In the past decade, increased clinical awareness and better medical and surgical management of necrotizing enterocolitis (NEC) has resulted in improved survival. With an increase in the number of infants surviving the acute stages of NEC the sequelae, including intestinal stenosis, have become more apparent. In the past 5.5 yr, 62 patients with NEC have been treated at our institution. Of the 28 survivors of medical management for NEC seven patients developed intestinal stenosis. An average of 23 days elapsed between the recovery from NEC and the diagnosis of colonic stenosis. Only three patients manifested symptoms of intestinal obstruction. Two patients had blood in their stools and two patients were asymptomatic. Five infants were managed by primary or staged resection of the intestinal stenosis. The remaining two patients were treated nonoperatively. Our data suggests a high incidence of intestinal stenosis (25%) following medical management of NEC. There is a marked preference for the stenosis to occur on the left side of the colon. Colon stenoses can exist without symptoms and radiographically proven areas of stenosis can resolve. We recommend that all infants following medical management of NEC have a barium enema prior to hospital discharge. In selected cases asymptomatic patients with colonic stenosis may not require operative intervention.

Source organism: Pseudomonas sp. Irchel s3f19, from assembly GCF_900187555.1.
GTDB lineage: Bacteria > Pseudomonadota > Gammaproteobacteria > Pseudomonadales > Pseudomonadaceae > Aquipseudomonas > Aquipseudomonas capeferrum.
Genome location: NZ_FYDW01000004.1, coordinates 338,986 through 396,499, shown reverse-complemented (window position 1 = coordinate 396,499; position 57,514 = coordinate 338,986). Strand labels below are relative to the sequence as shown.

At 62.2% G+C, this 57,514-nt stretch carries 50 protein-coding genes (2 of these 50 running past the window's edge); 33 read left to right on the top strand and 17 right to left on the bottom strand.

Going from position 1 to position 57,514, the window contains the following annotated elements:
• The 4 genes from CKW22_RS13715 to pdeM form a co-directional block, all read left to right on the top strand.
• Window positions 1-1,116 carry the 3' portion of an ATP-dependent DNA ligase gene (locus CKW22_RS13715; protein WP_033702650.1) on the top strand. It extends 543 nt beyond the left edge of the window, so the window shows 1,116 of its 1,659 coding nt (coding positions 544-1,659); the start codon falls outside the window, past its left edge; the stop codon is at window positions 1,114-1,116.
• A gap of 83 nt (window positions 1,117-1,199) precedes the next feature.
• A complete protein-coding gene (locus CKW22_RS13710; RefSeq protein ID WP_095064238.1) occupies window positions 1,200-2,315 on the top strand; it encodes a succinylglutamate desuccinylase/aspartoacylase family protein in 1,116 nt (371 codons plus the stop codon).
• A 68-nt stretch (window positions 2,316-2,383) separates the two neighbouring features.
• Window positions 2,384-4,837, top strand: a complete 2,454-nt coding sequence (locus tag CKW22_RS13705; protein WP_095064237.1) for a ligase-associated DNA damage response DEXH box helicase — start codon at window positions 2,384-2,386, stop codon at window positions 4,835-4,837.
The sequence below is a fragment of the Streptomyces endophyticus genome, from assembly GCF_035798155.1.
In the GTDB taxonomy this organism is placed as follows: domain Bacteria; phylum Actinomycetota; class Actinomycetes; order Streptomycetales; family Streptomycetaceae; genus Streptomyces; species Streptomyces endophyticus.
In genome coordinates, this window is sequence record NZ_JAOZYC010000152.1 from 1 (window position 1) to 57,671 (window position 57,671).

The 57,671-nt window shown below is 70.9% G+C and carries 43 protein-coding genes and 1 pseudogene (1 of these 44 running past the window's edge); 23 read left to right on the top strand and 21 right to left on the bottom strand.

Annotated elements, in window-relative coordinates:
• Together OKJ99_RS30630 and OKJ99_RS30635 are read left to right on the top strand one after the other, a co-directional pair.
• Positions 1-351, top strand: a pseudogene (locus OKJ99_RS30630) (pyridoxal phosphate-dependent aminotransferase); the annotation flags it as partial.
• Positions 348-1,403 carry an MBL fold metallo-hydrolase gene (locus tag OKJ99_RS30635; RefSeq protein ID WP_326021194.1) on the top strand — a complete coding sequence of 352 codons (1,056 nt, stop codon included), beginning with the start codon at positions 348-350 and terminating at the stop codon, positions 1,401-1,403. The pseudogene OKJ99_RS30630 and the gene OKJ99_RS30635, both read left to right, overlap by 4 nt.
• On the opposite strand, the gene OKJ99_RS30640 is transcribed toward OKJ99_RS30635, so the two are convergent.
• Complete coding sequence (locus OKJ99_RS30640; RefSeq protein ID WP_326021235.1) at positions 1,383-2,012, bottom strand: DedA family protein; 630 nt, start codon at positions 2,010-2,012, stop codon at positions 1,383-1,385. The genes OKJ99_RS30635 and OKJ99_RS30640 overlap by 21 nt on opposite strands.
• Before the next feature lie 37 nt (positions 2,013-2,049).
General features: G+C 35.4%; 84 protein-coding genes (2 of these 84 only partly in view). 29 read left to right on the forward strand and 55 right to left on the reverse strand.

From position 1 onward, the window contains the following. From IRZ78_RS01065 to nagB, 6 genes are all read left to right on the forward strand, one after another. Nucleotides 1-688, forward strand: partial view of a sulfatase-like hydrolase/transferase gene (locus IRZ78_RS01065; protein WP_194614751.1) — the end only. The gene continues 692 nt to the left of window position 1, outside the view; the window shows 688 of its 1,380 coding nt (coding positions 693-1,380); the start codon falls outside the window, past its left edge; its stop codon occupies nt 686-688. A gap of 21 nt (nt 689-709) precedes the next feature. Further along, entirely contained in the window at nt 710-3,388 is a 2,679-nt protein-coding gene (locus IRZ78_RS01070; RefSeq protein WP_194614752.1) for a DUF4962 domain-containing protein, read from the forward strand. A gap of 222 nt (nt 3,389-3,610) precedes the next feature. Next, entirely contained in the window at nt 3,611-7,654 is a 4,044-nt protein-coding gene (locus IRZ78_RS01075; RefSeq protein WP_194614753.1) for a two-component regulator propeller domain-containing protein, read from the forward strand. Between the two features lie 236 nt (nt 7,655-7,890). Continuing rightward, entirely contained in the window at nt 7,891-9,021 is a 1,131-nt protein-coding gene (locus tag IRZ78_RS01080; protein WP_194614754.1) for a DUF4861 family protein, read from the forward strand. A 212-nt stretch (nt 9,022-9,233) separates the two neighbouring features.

- Necrotizing enterocolitis
- intestinal stenosis
ASJC Scopus subject areas
- Pediatrics, Perinatology, and Child Health